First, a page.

J - For comparison information check out
http://www.microsoft.com/sql/productinfo/compare.htm . SQL Server triggers
are post-modification (they are part of the transaction itself - meaning you
can rollback the transaction within the trigger). You'll want to do your
data validation prior to the transaction via constraints, rules, defaults,
nullability of the column, the datatype and possibly (if not from the
others) via stored procedures prior to the transaction. SQL Server gives
you the capability to autoincrement a field either using an IDENTITY
property on an integer field or in v7 by using a GUID of the
uniqueidentifier datatype wiht a default of NEWID(). For the detecting
changed values, SQL Server provides an IF UPDATE clause to the update
trigger to test if a column has been updated (in addition you can utilize
the INSERTED and DELETED logical tables (basically views to the log) to view
what modifications have taken place).
Quote:> I received these critiques of MS SQL Server from an Oracle devotee doing
> appraisal for a client of merits of various db systems. They seem valid
> having never used Oracle, I am not really in position to compare the two.
> What would be the practical advantages/disadvantages of SQL vs Oracle,
> beside such things as TCO, interface etc. Or are there any whitepapers,
> articles comparisons recommended.
> Triggers. SQL Server does not have the ability to trigger both before and
> after an action has taken place. It can only trigger after an action. This
> means that for many actions, code must be written back at the client end
> rather than a trigger performing the action at the server. In turn this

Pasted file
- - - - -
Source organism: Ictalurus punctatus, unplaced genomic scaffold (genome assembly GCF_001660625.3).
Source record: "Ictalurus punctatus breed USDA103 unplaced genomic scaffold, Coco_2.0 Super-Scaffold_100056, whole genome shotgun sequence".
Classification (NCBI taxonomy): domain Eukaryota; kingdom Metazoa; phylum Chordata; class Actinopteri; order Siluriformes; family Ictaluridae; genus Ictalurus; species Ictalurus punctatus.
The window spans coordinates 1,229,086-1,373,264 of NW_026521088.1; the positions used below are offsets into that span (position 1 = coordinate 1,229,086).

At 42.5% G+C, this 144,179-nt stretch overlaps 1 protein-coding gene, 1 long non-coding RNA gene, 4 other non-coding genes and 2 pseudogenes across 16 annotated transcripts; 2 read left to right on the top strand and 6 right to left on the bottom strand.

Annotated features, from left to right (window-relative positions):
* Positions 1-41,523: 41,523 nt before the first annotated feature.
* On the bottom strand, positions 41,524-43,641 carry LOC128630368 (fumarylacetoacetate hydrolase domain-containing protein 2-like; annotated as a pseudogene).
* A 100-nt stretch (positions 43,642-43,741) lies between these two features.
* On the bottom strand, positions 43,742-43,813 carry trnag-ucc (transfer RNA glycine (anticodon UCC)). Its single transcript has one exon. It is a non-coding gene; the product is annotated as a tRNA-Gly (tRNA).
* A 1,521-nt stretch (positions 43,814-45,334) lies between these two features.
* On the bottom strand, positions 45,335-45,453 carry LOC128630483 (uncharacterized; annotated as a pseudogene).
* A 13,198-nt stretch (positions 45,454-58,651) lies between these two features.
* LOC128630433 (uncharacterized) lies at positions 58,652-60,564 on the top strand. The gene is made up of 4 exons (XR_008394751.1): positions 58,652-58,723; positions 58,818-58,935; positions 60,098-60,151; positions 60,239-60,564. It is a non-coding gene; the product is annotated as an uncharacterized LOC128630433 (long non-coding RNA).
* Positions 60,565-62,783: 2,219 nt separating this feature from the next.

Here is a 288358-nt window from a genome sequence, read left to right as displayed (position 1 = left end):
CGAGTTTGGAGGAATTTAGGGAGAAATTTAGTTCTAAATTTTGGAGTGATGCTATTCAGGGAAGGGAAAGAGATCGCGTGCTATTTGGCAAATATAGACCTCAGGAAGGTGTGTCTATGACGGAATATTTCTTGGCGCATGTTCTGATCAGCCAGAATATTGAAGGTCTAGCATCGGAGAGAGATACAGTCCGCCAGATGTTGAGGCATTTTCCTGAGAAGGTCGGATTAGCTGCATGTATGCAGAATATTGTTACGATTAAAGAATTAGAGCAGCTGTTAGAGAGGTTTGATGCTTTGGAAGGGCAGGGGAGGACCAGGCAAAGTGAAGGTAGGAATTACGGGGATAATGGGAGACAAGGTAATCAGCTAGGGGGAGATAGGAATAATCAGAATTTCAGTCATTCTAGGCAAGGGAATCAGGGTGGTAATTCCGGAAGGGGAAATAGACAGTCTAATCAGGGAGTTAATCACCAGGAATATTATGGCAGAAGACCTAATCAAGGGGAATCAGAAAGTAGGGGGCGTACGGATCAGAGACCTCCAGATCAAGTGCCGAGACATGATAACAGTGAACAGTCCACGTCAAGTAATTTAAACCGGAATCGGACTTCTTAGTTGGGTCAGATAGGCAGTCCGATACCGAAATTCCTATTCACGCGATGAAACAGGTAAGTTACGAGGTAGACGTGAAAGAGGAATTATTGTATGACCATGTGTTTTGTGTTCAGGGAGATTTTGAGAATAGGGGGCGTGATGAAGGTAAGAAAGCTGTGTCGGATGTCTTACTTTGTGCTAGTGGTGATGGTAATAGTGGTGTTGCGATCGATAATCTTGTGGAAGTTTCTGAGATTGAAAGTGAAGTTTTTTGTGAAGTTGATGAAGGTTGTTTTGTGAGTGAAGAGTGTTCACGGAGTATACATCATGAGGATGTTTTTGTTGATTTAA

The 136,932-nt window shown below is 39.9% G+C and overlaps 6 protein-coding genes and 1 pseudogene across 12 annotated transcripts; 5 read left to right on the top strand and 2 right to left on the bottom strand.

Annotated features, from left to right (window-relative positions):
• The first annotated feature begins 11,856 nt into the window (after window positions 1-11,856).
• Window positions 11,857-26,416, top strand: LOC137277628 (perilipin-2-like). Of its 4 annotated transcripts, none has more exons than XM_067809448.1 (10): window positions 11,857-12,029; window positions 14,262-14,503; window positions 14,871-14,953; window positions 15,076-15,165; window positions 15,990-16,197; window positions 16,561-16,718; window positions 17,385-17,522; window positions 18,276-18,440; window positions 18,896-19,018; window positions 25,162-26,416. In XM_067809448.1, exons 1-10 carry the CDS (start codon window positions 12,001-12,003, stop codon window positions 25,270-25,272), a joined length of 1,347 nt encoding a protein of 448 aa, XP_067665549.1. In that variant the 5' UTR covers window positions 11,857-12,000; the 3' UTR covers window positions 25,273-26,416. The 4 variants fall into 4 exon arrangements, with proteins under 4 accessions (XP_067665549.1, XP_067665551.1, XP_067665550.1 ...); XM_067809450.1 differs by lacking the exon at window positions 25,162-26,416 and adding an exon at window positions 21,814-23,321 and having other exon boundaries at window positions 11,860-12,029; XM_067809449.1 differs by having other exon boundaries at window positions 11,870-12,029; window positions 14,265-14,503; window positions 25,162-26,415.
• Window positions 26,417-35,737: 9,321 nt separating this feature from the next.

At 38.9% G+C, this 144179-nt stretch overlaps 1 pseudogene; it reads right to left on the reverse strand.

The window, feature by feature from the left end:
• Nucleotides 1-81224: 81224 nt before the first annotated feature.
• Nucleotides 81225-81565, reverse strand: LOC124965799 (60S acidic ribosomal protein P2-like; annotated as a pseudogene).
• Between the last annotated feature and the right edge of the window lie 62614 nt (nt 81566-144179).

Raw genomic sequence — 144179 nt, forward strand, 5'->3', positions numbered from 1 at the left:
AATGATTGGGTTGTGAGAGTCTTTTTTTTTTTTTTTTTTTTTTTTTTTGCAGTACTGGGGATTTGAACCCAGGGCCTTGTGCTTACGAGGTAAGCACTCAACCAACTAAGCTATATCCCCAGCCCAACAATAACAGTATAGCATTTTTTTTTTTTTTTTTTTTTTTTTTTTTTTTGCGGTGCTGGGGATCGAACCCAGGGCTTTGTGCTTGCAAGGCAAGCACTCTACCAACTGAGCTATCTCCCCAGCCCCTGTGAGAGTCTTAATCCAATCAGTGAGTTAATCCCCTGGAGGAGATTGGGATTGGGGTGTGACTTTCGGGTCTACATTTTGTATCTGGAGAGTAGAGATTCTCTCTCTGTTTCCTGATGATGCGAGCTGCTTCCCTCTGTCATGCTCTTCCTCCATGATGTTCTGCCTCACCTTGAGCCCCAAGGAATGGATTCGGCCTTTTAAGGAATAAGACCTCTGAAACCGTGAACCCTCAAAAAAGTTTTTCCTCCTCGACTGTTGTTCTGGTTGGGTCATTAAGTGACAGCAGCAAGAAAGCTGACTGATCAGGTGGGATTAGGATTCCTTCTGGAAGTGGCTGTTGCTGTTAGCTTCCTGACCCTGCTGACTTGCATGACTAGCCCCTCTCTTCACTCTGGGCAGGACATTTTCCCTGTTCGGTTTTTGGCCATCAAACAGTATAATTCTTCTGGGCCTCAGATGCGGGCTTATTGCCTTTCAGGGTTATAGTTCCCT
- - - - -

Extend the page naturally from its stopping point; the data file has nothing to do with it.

> means a lot more coding, and much slower performance, and de centralised
> business logic.
> Generators or Sequences This concept does not exist in SQL Server. Instead
> they use Auto Incrementing Columns called Identities. Although this is
> acceptable for low end products like access, it is not for a corporate
> database scenario. There are many negative consequences of this technology
> Stored Procedure Language and nesting SP's into another DML statement.
> is not possible in SQL 7 because the SQL7 SP language forces at least 3
> steps. Provide input parameters, Execute, Select the output values. An
> example of how this effects development is that batch inserts using stored
> procedure outputs are not possible. Eg insert into T1 select MyProcedure,
> Column1, Column2 from T2 is not possible.
> Once again this can be worked around, but the result is always a
> hit, extra coding, and decentralisation of the business logic.
> Detecting changed values in specific columns in an Update Trigger
> With SQL Server this is done by coding bit evaluation arithmetic based on
> the column position. Not only is this somewhat clumsy, but because it is
> based on the column absolute position, any table changes must be followed
> re development of the stored procedure library.